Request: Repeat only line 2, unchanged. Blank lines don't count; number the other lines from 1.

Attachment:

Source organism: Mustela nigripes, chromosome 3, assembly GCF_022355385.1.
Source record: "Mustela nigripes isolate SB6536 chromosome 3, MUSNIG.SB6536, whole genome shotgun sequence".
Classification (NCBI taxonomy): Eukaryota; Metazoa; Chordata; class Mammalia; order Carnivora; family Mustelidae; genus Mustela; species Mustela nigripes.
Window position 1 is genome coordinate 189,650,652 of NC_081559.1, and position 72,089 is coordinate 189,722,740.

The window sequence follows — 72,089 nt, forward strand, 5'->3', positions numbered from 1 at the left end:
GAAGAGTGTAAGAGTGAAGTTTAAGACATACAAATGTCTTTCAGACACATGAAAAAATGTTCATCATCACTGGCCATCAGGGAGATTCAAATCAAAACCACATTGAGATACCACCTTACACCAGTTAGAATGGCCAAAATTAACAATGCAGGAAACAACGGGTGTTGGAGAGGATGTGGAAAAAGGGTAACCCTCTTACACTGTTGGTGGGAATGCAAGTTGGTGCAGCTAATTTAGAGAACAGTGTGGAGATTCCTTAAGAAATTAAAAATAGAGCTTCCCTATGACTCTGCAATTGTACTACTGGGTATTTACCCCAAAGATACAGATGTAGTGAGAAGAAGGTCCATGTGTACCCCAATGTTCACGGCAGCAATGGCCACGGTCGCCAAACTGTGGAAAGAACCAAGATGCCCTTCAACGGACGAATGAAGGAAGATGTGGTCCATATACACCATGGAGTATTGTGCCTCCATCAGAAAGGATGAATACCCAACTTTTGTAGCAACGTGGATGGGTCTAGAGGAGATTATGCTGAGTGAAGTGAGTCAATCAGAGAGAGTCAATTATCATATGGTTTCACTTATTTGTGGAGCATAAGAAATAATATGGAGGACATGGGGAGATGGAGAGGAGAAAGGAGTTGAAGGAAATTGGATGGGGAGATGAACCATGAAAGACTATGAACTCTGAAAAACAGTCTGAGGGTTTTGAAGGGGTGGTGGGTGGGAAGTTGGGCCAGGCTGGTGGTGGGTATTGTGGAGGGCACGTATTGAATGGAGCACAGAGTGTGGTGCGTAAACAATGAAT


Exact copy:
Source record: "Mustela nigripes isolate SB6536 chromosome 3, MUSNIG.SB6536, whole genome shotgun sequence".